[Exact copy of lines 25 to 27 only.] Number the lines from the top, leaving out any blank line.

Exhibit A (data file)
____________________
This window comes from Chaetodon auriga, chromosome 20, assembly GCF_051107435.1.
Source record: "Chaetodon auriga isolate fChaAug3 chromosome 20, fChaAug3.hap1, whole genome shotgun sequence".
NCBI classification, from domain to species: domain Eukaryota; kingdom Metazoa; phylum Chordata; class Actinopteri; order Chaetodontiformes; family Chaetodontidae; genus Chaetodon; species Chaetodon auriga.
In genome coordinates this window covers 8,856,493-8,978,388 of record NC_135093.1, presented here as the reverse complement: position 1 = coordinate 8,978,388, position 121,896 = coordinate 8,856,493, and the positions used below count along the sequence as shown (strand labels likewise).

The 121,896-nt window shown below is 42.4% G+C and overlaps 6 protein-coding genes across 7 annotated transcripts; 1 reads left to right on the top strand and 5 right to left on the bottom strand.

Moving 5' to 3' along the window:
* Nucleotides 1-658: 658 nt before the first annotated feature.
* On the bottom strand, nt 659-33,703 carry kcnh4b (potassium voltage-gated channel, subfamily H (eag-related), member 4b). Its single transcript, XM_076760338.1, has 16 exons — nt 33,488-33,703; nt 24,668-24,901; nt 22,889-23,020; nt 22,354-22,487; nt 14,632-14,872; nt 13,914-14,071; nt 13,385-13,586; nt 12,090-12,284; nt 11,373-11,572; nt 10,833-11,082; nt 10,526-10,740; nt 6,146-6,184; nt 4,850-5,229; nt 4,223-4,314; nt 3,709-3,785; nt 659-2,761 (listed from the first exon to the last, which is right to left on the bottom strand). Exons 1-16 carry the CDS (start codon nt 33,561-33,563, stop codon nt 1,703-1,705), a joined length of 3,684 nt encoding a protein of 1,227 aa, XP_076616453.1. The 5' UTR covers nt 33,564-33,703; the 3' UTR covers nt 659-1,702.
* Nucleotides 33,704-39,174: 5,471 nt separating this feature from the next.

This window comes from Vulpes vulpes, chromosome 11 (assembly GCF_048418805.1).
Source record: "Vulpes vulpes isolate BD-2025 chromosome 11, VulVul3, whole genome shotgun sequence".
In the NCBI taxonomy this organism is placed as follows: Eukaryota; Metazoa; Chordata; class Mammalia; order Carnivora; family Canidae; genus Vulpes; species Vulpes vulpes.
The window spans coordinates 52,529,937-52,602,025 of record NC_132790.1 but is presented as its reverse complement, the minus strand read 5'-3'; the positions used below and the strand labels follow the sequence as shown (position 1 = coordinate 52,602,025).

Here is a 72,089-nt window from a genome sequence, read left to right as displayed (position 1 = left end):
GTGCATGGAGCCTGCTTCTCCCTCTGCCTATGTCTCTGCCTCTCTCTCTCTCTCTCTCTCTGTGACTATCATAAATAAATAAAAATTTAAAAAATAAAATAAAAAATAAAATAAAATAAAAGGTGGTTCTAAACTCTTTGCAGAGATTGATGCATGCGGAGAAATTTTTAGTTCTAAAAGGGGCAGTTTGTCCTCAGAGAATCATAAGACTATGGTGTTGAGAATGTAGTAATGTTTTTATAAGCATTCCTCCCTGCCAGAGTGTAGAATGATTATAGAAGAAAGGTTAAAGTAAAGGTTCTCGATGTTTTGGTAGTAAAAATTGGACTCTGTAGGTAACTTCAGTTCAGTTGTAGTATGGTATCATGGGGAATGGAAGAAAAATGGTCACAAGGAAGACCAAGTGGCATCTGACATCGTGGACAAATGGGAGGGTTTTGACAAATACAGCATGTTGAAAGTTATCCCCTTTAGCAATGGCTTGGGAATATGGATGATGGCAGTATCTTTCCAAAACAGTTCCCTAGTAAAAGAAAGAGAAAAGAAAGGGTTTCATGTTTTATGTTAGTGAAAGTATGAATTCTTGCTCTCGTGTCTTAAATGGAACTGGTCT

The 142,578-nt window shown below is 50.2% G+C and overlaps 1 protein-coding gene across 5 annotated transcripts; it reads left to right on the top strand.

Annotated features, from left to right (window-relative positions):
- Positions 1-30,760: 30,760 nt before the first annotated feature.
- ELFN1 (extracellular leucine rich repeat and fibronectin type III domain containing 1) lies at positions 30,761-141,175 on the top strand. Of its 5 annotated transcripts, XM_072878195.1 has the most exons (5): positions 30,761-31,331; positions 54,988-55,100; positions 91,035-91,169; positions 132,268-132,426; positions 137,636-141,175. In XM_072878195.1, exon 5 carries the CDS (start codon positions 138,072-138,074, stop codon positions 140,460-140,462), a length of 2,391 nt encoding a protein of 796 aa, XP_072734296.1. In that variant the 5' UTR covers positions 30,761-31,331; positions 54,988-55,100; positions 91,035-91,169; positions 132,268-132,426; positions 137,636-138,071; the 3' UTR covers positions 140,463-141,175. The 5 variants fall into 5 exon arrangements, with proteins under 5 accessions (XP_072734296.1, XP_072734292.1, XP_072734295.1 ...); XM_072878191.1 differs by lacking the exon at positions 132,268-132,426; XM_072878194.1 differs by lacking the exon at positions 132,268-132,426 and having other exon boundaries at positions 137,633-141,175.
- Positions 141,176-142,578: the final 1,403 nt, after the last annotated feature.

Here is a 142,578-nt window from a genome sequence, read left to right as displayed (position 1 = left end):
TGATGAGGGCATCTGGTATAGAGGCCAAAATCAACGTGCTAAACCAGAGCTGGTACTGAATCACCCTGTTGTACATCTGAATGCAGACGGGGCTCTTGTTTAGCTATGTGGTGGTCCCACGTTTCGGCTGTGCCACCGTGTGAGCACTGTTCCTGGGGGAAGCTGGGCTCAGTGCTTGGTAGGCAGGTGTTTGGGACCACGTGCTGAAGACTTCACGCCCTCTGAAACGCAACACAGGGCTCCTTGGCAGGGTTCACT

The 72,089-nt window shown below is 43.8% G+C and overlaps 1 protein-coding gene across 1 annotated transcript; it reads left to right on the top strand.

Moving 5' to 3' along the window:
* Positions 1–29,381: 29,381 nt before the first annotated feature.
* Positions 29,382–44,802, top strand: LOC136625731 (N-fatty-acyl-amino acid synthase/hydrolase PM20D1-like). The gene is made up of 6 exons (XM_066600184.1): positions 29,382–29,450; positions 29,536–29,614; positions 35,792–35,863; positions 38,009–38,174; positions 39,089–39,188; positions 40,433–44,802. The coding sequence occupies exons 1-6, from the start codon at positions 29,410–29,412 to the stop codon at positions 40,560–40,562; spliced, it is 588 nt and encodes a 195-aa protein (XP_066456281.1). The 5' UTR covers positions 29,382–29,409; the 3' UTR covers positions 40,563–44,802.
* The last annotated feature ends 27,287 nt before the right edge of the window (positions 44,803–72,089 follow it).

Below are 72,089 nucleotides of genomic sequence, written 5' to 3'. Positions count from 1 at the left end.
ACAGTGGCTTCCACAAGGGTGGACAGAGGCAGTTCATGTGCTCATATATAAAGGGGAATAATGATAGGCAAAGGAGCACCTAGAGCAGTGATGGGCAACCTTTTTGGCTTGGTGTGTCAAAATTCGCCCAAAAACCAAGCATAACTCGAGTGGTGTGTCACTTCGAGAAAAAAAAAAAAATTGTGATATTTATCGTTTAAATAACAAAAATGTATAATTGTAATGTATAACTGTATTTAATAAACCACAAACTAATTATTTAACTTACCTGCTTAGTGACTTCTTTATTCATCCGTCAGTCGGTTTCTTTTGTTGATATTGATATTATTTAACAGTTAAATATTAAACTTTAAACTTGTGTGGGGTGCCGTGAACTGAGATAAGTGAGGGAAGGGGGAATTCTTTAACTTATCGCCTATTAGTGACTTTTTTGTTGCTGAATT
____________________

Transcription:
* Positions 1–29,381: 29,381 nt before the first annotated feature.
* Positions 29,382–44,802, top strand: LOC136625731 (N-fatty-acyl-amino acid synthase/hydrolase PM20D1-like). The gene is made up of 6 exons (XM_066600184.1): positions 29,382–29,450; positions 29,536–29,614; positions 35,792–35,863; positions 38,009–38,174; positions 39,089–39,188; positions 40,433–44,802. The coding sequence occupies exons 1-6, from the start codon at positions 29,410–29,412 to the stop codon at positions 40,560–40,562; spliced, it is 588 nt and encodes a 195-aa protein (XP_066456281.1). The 5' UTR covers positions 29,382–29,409; the 3' UTR covers positions 40,563–44,802.
* The last annotated feature ends 27,287 nt before the right edge of the window (positions 44,803–72,089 follow it).